Conversely, after wildfire of high intensity (e.g. crown fire and partially severe surface fire) it takes a long time for the complete insect fauna to be restored. The crown fire damages the ecosystem in all levels, when plants of all forest layers are being died. In such sites of the study area, we found the lower species diversity, with the small number of the caught specimens. If such wildfire damages a small site, its further restoration is supported by the insect penetration from the adjacent unburned areas133,134. Sometimes, such sites damaged by the crown fire are rounded by the areas damaged by the surface fire. In this case, the insect fauna restoration will take a long time on sites damaged by the crown fire.

Noteworthy, after the wildfire there was a high number of the fallen trunks in many of the study sites. This high amount of decaying timber attracts many saproxylic invertebrates92,93,135,136. This especially true of dying and fallen deciduous trees such as Populus, which can support large numbers of saproxylic insect larvae. In plot LS1 and some other study sites, the large amount of dead wood caused a considerable increase in the number and diversity of saproxylic species present. The Rh. mordax abundance indicates the relation between dead wood availability and species numbers, its larvae develop under bark of both coniferous and deciduous trees. However, in study plots damaged by the highly intensive fire, the bark was damaged and missing and as a result, the number of Rh. mordax specimens was extremely low.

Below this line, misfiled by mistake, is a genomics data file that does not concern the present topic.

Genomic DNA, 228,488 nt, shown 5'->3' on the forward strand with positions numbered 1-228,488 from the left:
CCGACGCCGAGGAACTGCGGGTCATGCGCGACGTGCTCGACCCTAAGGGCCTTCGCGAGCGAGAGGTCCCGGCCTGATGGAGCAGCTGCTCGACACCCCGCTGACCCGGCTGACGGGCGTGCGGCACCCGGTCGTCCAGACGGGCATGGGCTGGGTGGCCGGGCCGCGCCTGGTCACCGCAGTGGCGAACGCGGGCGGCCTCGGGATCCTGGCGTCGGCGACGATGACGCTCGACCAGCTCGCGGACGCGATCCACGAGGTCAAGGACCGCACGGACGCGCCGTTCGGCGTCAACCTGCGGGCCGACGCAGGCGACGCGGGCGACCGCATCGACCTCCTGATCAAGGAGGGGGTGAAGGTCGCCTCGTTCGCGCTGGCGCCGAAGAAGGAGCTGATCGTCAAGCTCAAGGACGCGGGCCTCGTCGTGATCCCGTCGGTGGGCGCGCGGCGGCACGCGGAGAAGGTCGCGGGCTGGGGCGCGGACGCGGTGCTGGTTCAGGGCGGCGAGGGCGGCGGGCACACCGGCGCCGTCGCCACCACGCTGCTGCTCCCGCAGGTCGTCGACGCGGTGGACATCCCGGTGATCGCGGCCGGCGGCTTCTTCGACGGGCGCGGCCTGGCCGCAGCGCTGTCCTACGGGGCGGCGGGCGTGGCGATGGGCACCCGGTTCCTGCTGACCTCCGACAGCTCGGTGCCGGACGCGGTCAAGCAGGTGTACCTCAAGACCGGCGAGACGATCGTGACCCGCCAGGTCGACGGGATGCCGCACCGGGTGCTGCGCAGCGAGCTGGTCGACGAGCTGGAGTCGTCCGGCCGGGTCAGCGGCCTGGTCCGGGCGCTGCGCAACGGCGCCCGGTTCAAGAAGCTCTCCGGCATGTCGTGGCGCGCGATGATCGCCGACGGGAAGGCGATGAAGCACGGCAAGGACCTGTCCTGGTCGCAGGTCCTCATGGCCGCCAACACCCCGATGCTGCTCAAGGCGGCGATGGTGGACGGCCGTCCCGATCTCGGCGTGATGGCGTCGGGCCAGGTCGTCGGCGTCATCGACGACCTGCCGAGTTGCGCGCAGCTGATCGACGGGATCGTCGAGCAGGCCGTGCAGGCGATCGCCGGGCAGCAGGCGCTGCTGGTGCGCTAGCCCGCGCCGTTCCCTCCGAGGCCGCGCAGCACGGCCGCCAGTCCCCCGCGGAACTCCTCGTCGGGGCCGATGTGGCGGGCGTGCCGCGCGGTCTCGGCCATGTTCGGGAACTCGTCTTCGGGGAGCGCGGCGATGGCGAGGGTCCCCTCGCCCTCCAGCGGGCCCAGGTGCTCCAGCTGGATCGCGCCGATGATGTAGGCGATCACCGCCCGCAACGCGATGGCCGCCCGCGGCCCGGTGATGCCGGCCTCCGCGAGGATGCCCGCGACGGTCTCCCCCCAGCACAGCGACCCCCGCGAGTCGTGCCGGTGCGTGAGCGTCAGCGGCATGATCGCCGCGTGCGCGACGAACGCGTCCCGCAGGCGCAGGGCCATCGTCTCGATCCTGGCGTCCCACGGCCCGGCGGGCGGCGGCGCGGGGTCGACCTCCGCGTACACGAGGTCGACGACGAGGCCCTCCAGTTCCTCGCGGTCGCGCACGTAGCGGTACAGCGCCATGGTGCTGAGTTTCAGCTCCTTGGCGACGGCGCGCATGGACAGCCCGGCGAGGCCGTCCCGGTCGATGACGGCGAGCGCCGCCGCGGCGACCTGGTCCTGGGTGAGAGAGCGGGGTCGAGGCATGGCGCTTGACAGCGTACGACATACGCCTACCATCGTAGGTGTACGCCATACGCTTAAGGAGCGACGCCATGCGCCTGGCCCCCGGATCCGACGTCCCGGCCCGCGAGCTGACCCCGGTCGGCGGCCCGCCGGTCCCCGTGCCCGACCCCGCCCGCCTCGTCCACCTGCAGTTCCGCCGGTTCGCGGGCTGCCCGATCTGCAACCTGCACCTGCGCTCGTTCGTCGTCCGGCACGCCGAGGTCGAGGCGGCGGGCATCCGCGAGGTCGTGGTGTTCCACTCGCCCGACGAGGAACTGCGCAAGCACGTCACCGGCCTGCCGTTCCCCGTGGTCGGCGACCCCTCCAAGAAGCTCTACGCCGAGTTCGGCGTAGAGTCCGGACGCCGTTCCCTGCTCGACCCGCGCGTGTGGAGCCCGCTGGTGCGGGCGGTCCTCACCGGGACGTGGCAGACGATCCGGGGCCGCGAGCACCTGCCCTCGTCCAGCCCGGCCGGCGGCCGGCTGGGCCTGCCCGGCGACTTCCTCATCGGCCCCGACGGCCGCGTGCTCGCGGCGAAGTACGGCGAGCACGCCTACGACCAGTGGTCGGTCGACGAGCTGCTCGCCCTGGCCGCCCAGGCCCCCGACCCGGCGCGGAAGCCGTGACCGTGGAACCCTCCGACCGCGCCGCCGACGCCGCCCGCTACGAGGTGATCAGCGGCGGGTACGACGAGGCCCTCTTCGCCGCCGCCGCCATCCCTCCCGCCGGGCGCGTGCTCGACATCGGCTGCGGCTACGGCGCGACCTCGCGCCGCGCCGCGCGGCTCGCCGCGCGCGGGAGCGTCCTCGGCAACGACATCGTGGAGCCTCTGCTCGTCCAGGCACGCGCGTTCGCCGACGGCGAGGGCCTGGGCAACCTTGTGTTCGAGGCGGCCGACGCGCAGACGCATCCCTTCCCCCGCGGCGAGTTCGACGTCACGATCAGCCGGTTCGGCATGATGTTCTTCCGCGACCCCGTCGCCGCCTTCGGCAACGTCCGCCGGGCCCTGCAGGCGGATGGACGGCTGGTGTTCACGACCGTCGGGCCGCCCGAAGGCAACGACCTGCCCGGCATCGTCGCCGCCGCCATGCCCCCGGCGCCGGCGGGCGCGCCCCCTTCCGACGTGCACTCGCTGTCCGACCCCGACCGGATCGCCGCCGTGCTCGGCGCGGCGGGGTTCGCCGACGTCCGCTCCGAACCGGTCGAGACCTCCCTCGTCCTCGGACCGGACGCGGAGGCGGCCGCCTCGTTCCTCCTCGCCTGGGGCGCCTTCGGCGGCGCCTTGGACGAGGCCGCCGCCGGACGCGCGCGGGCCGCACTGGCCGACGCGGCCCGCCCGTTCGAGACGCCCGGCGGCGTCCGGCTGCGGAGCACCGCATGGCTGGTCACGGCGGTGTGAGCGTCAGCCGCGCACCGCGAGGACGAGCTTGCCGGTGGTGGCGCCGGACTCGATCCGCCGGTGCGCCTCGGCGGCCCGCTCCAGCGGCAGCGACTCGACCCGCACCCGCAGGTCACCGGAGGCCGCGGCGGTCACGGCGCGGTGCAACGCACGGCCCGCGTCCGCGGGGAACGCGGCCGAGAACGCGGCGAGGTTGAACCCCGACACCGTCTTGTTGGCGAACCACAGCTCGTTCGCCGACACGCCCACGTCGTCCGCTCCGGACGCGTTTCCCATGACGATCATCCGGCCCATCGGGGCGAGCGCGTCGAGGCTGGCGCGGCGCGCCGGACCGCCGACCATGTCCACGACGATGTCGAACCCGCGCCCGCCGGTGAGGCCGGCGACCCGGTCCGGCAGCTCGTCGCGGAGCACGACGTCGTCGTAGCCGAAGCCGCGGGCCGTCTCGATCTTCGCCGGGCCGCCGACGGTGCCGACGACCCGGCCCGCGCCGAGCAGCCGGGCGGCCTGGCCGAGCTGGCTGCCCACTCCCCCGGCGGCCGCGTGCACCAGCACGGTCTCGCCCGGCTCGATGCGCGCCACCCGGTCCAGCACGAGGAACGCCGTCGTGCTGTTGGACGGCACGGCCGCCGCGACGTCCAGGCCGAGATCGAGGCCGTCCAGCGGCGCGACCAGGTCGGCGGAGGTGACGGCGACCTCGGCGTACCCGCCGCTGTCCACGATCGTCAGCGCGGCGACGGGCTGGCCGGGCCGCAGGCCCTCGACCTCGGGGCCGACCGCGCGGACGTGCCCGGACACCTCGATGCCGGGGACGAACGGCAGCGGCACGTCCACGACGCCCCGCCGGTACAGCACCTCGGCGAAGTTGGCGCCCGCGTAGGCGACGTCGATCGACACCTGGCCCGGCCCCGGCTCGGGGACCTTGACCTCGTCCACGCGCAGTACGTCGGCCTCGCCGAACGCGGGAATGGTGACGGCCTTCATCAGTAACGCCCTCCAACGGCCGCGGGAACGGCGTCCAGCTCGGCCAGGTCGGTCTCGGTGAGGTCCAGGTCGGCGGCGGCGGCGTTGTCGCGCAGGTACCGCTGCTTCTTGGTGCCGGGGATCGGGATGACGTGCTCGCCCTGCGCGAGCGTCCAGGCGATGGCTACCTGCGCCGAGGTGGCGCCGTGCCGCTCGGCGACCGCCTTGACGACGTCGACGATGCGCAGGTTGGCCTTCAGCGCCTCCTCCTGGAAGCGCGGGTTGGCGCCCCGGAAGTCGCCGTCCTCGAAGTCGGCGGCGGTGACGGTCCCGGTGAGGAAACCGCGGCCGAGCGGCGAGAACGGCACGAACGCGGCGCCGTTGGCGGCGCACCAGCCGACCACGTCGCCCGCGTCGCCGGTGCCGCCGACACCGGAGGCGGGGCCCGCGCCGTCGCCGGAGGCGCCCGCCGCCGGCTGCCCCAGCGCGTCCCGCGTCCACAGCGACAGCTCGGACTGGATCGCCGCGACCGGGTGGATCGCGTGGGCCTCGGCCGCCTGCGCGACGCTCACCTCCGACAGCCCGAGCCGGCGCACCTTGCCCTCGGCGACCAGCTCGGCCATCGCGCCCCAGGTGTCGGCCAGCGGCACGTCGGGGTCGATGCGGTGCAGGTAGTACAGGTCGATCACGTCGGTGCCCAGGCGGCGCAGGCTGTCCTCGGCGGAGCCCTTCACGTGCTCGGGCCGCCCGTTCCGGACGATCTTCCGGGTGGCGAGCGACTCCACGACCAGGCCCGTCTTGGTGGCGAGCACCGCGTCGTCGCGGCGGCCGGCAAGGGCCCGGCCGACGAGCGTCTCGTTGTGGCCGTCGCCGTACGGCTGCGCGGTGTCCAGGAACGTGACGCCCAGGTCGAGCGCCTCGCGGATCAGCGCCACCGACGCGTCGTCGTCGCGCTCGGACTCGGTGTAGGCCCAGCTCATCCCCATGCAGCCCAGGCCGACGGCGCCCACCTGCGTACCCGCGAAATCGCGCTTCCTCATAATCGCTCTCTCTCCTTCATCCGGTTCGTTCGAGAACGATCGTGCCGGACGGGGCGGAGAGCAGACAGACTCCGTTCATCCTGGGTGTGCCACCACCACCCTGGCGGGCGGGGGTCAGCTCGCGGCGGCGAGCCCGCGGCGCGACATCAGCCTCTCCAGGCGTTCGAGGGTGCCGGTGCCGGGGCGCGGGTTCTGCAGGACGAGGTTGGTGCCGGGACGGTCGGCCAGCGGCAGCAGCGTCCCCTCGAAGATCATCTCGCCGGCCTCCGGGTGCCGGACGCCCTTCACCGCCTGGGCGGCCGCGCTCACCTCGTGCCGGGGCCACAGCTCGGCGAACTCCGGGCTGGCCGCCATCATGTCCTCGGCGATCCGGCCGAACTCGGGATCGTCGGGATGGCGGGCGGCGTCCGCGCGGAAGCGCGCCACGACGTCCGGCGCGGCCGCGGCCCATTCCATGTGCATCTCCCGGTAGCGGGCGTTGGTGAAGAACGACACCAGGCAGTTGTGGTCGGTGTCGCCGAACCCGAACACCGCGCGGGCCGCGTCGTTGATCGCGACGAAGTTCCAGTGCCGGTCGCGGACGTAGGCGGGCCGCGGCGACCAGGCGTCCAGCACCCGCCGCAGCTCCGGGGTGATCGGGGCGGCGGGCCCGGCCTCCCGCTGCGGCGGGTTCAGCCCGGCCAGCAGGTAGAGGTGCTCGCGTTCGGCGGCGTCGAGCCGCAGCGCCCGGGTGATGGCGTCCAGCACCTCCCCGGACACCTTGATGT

We can conclude that in some areas damaged by wildfire of 2010, the insect fauna has been restored. This is indicated by the high species composition similarity of the fire-damaged plot LS1 and the control (unburned) plot UB3. Both sites are located nearby the small rivers and do have a quite similar soil moisture and vegetation character. Plots SS1 and SS2 are also quite similar to the control (unburned) sites in terms of the species diversity (Fig. 4). Therefore, in sites damaged by the low vigorous surface fire in 2010, the insect species diversity is quite similar to one in the unburned areas by the ninth post-fire year.